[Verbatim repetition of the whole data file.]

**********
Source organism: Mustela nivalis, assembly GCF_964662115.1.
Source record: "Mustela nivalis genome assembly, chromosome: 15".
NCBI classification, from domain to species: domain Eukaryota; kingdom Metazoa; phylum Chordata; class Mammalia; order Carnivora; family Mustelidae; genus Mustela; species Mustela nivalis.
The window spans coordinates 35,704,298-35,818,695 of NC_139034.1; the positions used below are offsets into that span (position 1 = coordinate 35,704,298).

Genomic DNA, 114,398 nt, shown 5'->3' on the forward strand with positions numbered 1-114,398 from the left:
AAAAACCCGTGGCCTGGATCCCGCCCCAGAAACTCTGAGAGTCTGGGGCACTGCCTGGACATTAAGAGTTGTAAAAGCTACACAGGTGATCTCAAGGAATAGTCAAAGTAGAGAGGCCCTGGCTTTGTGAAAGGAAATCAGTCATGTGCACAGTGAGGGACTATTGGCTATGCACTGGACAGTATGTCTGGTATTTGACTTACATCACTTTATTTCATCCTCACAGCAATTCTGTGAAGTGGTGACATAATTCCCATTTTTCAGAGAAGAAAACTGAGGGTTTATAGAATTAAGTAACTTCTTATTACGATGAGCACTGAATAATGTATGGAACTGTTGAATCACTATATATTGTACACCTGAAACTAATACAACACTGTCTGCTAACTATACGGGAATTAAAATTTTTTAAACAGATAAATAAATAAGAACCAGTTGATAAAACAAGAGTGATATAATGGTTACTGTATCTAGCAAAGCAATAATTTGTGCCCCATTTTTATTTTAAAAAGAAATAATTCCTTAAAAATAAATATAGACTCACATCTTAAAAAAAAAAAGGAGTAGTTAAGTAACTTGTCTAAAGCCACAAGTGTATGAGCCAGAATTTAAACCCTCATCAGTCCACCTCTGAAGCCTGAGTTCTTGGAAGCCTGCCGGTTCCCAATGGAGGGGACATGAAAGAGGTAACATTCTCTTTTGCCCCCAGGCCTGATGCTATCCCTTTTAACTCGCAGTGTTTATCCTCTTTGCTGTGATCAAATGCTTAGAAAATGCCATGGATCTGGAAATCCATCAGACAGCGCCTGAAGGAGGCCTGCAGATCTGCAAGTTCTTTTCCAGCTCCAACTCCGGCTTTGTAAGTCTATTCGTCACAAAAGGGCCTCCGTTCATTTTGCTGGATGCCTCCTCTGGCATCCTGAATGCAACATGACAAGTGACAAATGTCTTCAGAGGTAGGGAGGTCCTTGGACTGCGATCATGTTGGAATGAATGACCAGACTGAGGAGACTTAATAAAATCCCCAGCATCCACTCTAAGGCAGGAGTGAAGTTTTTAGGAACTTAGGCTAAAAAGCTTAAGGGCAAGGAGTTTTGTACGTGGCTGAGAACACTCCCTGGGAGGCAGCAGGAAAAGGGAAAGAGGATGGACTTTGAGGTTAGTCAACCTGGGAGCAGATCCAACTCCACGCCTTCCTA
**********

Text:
Source organism: Mustela nivalis, assembly GCF_964662115.1.
Source record: "Mustela nivalis genome assembly, chromosome: 15".
NCBI classification, from domain to species: domain Eukaryota; kingdom Metazoa; phylum Chordata; class Mammalia; order Carnivora; family Mustelidae; genus Mustela; species Mustela nivalis.
The window spans coordinates 35,704,298-35,818,695 of NC_139034.1; the positions used below are offsets into that span (position 1 = coordinate 35,704,298).

Genomic DNA, 114,398 nt, shown 5'->3' on the forward strand with positions numbered 1-114,398 from the left:
AAAAACCCGTGGCCTGGATCCCGCCCCAGAAACTCTGAGAGTCTGGGGCACTGCCTGGACATTAAGAGTTGTAAAAGCTACACAGGTGATCTCAAGGAATAGTCAAAGTAGAGAGGCCCTGGCTTTGTGAAAGGAAATCAGTCATGTGCACAGTGAGGGACTATTGGCTATGCACTGGACAGTATGTCTGGTATTTGACTTACATCACTTTATTTCATCCTCACAGCAATTCTGTGAAGTGGTGACATAATTCCCATTTTTCAGAGAAGAAAACTGAGGGTTTATAGAATTAAGTAACTTCTTATTACGATGAGCACTGAATAATGTATGGAACTGTTGAATCACTATATATTGTACACCTGAAACTAATACAACACTGTCTGCTAACTATACGGGAATTAAAATTTTTTAAACAGATAAATAAATAAGAACCAGTTGATAAAACAAGAGTGATATAATGGTTACTGTATCTAGCAAAGCAATAATTTGTGCCCCATTTTTATTTTAAAAAGAAATAATTCCTTAAAAATAAATATAGACTCACATCTTAAAAAAAAAAAGGAGTAGTTAAGTAACTTGTCTAAAGCCACAAGTGTATGAGCCAGAATTTAAACCCTCATCAGTCCACCTCTGAAGCCTGAGTTCTTGGAAGCCTGCCGGTTCCCAATGGAGGGGACATGAAAGAGGTAACATTCTCTTTTGCCCCCAGGCCTGATGCTATCCCTTTTAACTCGCAGTGTTTATCCTCTTTGCTGTGATCAAATGCTTAGAAAATGCCATGGATCTGGAAATCCATCAGACAGCGCCTGAAGGAGGCCTGCAGATCTGCAAGTTCTTTTCCAGCTCCAACTCCGGCTTTGTAAGTCTATTCGTCACAAAAGGGCCTCCGTTCATTTTGCTGGATGCCTCCTCTGGCATCCTGAATGCAACATGACAAGTGACAAATGTCTTCAGAGGTAGGGAGGTCCTTGGACTGCGATCATGTTGGAATGAATGACCAGACTGAGGAGACTTAATAAAATCCCCAGCATCCACTCTAAGGCAGGAGTGAAGTTTTTAGGAACTTAGGCTAAAAAGCTTAAGGGCAAGGAGTTTTGTACGTGGCTGAGAACACTCCCTGGGAGGCAGCAGGAAAAGGGAAAGAGGATGGACTTTGAGGTTAGTCAACCTGGGAGCAGATCCAACTCCACGCCTTCCTA